readergirlz is a literacy and social media project for teens, awarded the National Book Foundation's Innovations in Reading Prize. The rgz blog serves as a depot for news and YA reviews from industry professionals and teens. As volunteers return full force to their own YA writing, the organization continues to hold one initiative a year to impact teen literacy. All are welcome to "like" us on Facebook!

Monday, April 4, 2011

Featured Title: NOT THAT KIND OF GIRL, by Siobhan Vivian

Hey readergirlz: 
It's April, which means we're talking Self-respect on the blog! 
Today we're celebrating Siobhan Vivian's third novel, Not That Kind of Girl, about which Booklist says, 
“It’s rare to see second- and third-wave feminism square off in YA literature so successfully; don’t miss this round.” I heartily concur! I loved how the characters in the novel all grapple with their own notions of feminism and girl power, and how Natalie, the protagonist, reconciles her own conflicted views of sexuality. 

Welcome, Siobhan! 

First off, I am so honored that Not That Kind of Girl has been chosen for Self-Respect month at Readergirlz! Thank you thank you thank you!

With Not That Kind of Girl, the idea of self-respect was always in the forefront of my mind. And I was really interested in exploring the link between self-respect and the way other people judge you. Can you respect yourself when others don’t? It’s a really interesting question, especially when you throw sex in the mix, because everyone has an opinion on what you should and shouldn’t do. Ultimately though, the way you handle yourself is a personal choice, and only you will know what’s a right decision for you.

My personal goal in writing this book was to respect all girls…from the ones who take cell-phone pictures of themselves and send them to boys to the girls who want to stay virgins until they are married. I also wanted to explore the idea that bad choices and mistakes don’t always equal a lack of self-respect.
I think it scares some people to look at sex as a learning process, where you will inevitably make mistakes and (hopefully) learn from them. The things you do, and don’t do, will help you better understand yourself and make you a wiser girl in relationships moving forward.

One thing I really wanted to impress upon my readers is that making a “mistake” doesn’t mean that you are a bad person and are not deserving of respect. I think we, as a culture, are so quick to judge. We expect girls to be perfect, to never make mistakes, to always be smart and rational and make the right decisions. I’m sorry, but that’s just not possible!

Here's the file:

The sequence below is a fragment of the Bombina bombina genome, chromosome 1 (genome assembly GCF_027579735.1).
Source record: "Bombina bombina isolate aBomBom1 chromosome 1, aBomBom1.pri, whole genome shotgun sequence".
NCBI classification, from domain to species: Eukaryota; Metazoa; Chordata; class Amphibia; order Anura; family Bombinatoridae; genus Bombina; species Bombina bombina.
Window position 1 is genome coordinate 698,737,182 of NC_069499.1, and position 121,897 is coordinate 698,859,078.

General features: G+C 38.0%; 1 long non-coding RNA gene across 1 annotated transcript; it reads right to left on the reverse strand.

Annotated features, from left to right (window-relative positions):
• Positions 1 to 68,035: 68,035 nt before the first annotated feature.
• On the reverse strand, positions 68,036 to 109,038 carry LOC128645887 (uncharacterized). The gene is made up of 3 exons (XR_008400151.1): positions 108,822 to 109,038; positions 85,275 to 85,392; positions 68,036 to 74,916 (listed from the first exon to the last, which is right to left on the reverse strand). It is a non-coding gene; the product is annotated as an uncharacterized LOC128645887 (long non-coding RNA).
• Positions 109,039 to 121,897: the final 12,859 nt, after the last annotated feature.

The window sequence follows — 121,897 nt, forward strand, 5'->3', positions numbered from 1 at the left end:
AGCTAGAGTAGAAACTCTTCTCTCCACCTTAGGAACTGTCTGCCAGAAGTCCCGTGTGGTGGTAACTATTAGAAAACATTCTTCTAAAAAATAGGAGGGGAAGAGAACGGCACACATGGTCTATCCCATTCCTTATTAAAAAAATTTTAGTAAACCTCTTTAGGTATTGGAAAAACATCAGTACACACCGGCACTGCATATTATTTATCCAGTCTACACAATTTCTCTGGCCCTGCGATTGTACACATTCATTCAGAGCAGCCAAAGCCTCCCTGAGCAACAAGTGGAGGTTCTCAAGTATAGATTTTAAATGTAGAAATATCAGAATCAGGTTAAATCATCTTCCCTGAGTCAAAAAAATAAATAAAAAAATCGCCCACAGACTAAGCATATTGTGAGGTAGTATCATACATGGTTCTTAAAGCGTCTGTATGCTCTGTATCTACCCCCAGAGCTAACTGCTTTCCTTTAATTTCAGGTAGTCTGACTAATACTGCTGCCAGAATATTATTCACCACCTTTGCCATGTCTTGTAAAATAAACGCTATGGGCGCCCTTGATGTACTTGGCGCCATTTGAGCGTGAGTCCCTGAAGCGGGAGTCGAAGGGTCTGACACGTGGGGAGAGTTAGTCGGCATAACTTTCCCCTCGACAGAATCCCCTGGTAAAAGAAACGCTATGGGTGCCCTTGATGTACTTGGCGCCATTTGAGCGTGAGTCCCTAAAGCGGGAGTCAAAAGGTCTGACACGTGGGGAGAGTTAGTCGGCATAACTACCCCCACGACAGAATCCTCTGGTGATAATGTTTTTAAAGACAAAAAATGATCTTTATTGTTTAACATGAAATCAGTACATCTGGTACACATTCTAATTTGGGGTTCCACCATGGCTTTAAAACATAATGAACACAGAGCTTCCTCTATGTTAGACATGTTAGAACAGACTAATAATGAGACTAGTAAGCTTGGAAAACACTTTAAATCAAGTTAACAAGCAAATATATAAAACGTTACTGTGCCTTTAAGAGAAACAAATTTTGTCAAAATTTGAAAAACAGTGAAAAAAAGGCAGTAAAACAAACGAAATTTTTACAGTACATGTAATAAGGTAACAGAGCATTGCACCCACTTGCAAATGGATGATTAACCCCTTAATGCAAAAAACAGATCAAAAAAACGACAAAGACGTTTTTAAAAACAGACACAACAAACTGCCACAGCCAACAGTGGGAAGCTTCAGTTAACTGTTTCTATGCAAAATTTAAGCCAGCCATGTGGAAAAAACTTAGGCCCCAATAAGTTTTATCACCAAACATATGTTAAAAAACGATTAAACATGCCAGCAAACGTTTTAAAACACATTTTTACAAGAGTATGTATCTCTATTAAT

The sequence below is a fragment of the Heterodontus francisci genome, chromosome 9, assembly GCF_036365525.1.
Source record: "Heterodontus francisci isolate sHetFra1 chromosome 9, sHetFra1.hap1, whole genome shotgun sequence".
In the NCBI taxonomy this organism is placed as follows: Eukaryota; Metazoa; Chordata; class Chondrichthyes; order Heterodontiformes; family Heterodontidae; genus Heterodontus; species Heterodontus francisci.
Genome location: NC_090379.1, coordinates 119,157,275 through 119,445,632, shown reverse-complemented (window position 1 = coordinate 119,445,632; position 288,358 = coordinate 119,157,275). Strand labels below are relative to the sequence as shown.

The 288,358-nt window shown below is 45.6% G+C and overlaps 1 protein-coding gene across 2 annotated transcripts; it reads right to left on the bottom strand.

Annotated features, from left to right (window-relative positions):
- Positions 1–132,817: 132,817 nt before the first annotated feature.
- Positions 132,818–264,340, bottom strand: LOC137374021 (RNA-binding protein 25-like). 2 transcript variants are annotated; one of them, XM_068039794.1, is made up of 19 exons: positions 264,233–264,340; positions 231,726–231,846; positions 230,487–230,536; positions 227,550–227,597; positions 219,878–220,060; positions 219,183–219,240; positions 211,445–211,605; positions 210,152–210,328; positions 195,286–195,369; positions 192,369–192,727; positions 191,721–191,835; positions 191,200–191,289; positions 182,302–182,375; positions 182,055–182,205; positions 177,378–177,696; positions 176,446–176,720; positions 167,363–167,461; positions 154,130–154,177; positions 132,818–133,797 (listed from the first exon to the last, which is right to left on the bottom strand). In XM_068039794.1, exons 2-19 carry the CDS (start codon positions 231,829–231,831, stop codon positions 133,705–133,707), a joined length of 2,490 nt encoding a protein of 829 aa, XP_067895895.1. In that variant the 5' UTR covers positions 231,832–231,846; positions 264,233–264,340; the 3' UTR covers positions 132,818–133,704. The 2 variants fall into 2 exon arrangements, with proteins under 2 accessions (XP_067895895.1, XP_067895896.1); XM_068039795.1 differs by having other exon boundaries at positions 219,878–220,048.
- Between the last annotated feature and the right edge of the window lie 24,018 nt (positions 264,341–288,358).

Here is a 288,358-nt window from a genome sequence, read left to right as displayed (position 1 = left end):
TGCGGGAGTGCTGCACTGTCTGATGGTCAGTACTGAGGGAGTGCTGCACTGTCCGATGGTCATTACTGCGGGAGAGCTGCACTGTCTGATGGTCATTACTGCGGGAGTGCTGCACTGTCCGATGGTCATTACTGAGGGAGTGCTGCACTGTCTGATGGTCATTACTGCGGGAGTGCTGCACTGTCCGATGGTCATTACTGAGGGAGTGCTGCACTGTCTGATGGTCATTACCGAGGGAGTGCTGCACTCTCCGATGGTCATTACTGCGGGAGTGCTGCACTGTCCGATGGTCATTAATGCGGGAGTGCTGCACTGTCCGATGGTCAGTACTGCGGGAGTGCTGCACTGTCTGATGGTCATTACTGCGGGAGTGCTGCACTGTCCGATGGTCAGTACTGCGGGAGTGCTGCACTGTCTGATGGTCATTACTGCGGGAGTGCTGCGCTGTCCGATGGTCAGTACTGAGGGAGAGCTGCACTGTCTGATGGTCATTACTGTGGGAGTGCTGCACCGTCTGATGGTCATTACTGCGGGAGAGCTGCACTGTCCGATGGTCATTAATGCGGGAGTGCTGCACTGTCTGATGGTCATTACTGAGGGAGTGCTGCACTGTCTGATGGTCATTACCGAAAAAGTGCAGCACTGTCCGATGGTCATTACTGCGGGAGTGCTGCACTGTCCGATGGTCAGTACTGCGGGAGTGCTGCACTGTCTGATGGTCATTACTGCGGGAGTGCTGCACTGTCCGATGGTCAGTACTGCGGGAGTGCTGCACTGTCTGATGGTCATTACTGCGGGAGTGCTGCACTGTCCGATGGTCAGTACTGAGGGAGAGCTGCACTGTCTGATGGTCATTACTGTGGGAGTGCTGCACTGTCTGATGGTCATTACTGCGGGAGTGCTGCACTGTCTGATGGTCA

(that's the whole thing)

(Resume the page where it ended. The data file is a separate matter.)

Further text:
The only person you are accountable to is yourself. The only opinion that matters is your own. That’s not to say that you shouldn’t reflect on the decisions you make, and allow other people to influence you, but at the end of the day, if you are okay with the kind of person you are, that’s what matters most. 

Thank you so much, Siobhan, for your thoughtful post and your incredibly thoughtful, nuanced book! 

Tell us, readergirlz - what does self-respect mean to you


Little Willow said...

Siobhan rocks! :)

Micol Ostow said...

She TOTALLY rocks! And I really loved this book. Such a perfect rgz pick.

Lorie Ann Grover said...

I think she handled the issue of self-respect super well. A great rgz pick, postergirlz!

tammara said...

This was an incredible novel, and the ideas the author strove to include felt so unique. It took me years to break free of the notion that as a girl/woman you are supposed to avoid sexual "mistakes" at all cost -- when in every other part of life so-called "mistakes" are known to be how we LEARN! I loved this book for how well-illustrated the casting off of that outdated and harmful notion is for girls. Natalie is one of my favorite protagonists ever. When you finish reading, you feel as though you know her, and/or you are/were her. Loved it.

Micol Ostow said...

Thank you, Tammara! Well-said. :)

Melissa Walker said...

Totally agree, Tammara. This book is so smart and well done!

adelegriffin said...

Really enjoyed Siobhan's post. It's a thoughtful theme, for sure-- of how we make mistakes and then how we recover and rebuild from them. In YA (both lit and life) experiences are so new and raw, and a youthful psyches can be fragile. This book sounds extremely nuanced and sensitive. Better add it to my Everest stack on the bedside table. (hooray for pending week off in FL! read, read, read and sun.)

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